You wouldn't know it from looking at Acme's stock price, however. The company trades with a P/E of just 11, despite excellent returns on equity. To see the company's valuation in perspective, consider the P/E ratios of the following companies with similar returns on equity over the last five years:
Acme is not as recognizable as the rest of the names, but this is precisely why investors are offered this company at a discount. Many would argue that because the company is small, its riskiness is higher than the companies above. While that may be true to some extent (for example, three customers each exceed 10% of Acme's sales), the upside is also higher as the company has room to grow. Acme has an on-going goal of generating 30% of its sales from products developed in the last 3 years. This is something that the large companies listed above would have great difficulty achieving.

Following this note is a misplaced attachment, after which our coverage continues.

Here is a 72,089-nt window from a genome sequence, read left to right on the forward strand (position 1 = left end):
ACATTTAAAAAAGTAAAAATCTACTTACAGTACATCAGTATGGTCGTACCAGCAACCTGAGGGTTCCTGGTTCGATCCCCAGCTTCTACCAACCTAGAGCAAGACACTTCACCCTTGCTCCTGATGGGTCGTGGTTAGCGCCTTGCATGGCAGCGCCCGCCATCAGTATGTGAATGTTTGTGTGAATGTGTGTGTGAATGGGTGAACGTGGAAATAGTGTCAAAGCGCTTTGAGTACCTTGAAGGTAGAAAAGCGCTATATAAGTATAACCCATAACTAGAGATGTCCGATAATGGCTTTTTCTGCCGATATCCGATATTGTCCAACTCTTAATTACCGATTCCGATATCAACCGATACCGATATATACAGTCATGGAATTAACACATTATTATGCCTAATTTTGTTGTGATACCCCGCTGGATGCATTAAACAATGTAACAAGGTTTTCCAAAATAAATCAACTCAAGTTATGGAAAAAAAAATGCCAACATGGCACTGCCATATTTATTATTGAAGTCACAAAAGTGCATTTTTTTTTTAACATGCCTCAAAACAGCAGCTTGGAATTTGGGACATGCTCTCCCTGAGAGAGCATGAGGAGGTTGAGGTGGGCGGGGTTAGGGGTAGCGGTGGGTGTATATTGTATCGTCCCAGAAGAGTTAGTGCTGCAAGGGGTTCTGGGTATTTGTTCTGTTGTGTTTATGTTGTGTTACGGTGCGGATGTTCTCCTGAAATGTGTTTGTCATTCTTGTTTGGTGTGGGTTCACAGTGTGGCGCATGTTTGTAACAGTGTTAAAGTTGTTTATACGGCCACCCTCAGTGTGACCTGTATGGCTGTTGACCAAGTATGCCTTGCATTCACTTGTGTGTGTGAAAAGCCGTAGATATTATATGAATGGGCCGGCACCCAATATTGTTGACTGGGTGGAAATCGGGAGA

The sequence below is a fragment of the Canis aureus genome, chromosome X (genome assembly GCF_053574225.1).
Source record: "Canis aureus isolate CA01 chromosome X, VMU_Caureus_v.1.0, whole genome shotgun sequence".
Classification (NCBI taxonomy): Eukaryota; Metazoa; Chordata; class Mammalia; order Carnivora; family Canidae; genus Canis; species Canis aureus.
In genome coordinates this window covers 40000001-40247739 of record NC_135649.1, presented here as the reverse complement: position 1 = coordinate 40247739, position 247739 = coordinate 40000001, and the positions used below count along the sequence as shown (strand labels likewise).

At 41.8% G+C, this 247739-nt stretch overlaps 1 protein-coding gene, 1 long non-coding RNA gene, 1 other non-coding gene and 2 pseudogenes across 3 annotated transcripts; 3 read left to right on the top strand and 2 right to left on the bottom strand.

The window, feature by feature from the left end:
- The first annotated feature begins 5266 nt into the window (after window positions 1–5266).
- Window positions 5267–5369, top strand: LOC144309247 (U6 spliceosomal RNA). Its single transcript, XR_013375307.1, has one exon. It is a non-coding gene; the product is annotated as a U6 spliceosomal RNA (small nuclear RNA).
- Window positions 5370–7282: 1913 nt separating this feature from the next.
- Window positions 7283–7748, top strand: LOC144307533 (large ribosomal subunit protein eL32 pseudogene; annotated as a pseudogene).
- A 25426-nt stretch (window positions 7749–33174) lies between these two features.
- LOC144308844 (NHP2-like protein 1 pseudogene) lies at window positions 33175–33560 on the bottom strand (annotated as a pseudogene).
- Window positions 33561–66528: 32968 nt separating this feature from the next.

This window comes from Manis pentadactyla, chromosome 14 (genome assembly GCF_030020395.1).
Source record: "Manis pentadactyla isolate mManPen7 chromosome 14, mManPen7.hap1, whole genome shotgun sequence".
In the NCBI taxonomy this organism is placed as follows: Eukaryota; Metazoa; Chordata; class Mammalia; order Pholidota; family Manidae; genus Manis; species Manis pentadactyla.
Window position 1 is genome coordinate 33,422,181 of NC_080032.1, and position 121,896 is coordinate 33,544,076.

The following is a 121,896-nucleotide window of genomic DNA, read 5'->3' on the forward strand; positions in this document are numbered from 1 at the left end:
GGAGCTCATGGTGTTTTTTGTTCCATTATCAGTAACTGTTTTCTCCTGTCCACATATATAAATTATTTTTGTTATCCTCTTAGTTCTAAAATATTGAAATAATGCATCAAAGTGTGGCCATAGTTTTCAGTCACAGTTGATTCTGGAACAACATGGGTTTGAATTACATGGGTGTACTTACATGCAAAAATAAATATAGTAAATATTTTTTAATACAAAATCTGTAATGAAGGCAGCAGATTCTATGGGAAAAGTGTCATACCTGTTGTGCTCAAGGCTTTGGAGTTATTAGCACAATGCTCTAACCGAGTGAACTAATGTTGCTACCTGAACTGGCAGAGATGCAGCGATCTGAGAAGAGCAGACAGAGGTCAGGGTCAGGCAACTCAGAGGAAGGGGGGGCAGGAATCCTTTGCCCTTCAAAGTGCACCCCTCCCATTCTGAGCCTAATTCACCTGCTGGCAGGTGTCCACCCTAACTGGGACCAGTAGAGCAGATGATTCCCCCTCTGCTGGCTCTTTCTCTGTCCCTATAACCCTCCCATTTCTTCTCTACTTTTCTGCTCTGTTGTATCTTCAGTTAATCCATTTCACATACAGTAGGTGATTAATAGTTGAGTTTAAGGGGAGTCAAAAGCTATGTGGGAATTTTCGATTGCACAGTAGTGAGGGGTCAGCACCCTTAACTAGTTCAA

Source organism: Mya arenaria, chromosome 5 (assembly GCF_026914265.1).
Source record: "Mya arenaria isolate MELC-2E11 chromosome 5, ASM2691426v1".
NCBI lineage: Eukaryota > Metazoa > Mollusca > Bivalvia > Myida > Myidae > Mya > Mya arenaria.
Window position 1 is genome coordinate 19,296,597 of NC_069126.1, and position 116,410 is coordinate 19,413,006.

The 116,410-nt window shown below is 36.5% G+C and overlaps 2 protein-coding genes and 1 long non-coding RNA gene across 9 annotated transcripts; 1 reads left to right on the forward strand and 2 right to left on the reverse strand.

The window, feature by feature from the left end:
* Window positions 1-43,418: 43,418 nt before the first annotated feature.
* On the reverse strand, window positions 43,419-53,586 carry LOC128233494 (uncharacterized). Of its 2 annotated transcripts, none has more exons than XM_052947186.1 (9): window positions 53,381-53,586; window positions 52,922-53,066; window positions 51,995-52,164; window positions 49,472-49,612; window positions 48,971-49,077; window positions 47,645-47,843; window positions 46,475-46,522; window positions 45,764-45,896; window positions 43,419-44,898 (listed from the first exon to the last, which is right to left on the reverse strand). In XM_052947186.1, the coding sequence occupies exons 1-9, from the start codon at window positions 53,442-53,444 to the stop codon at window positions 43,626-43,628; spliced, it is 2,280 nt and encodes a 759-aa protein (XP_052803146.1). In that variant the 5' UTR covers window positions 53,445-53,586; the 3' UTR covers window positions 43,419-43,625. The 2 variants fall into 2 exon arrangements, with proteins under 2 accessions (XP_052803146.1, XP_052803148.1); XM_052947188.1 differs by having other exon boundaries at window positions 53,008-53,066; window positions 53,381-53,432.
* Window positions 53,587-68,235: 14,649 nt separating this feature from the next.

In his book, The Little Book That Beats The Market, Joel Greenblatt discusses how the key to beating the market is to invest in companies with strong returns on capital when they trade at low P/E's. Acme fits this description well.
Readers interested in more information on Acme may want to give a listen to an interview CEO Walter Johnsen granted Smallcaps.us a couple of weeks ago.
Of course, investors cannot buy simply on the basis of a company's P/E. Further investigation of a company's risks and opportunities is necessary, as well as a careful reading of the company's notes to its financial statements.
Disclosure: Author has a long position in shares of ACU